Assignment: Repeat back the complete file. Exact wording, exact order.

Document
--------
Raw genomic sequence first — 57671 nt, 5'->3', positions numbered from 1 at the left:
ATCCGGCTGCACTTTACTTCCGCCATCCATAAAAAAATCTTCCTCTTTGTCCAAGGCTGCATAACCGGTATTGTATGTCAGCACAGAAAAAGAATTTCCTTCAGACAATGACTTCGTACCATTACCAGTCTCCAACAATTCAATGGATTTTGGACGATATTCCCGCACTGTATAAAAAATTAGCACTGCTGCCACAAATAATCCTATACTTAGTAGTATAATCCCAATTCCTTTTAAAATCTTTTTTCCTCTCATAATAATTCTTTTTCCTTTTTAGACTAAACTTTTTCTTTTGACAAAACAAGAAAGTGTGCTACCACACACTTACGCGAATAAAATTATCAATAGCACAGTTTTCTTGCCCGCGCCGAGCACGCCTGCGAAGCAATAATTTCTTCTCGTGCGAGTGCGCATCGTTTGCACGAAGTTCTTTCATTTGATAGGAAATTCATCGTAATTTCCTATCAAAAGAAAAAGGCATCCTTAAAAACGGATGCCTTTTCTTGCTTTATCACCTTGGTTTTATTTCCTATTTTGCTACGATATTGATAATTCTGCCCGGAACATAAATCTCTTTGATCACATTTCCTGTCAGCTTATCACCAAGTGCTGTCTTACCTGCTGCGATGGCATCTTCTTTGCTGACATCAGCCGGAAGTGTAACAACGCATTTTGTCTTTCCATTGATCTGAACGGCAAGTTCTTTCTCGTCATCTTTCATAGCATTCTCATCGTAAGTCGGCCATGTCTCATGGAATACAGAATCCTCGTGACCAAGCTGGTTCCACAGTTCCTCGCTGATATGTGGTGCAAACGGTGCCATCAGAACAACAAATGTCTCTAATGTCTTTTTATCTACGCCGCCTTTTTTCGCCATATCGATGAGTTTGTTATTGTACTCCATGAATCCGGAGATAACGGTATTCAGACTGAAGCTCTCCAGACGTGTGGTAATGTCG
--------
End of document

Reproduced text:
Raw genomic sequence first — 57671 nt, 5'->3', positions numbered from 1 at the left:
ATCCGGCTGCACTTTACTTCCGCCATCCATAAAAAAATCTTCCTCTTTGTCCAAGGCTGCATAACCGGTATTGTATGTCAGCACAGAAAAAGAATTTCCTTCAGACAATGACTTCGTACCATTACCAGTCTCCAACAATTCAATGGATTTTGGACGATATTCCCGCACTGTATAAAAAATTAGCACTGCTGCCACAAATAATCCTATACTTAGTAGTATAATCCCAATTCCTTTTAAAATCTTTTTTCCTCTCATAATAATTCTTTTTCCTTTTTAGACTAAACTTTTTCTTTTGACAAAACAAGAAAGTGTGCTACCACACACTTACGCGAATAAAATTATCAATAGCACAGTTTTCTTGCCCGCGCCGAGCACGCCTGCGAAGCAATAATTTCTTCTCGTGCGAGTGCGCATCGTTTGCACGAAGTTCTTTCATTTGATAGGAAATTCATCGTAATTTCCTATCAAAAGAAAAAGGCATCCTTAAAAACGGATGCCTTTTCTTGCTTTATCACCTTGGTTTTATTTCCTATTTTGCTACGATATTGATAATTCTGCCCGGAACATAAATCTCTTTGATCACATTTCCTGTCAGCTTATCACCAAGTGCTGTCTTACCTGCTGCGATGGCATCTTCTTTGCTGACATCAGCCGGAAGTGTAACAACGCATTTTGTCTTTCCATTGATCTGAACGGCAAGTTCTTTCTCGTCATCTTTCATAGCATTCTCATCGTAAGTCGGCCATGTCTCATGGAATACAGAATCCTCGTGACCAAGCTGGTTCCACAGTTCCTCGCTGATATGTGGTGCAAACGGTGCCATCAGAACAACAAATGTCTCTAATGTCTTTTTATCTACGCCGCCTTTTTTCGCCATATCGATGAGTTTGTTATTGTACTCCATGAATCCGGAGATAACGGTATTCAGACTGAAGCTCTCCAGACGTGTGGTAATGTCG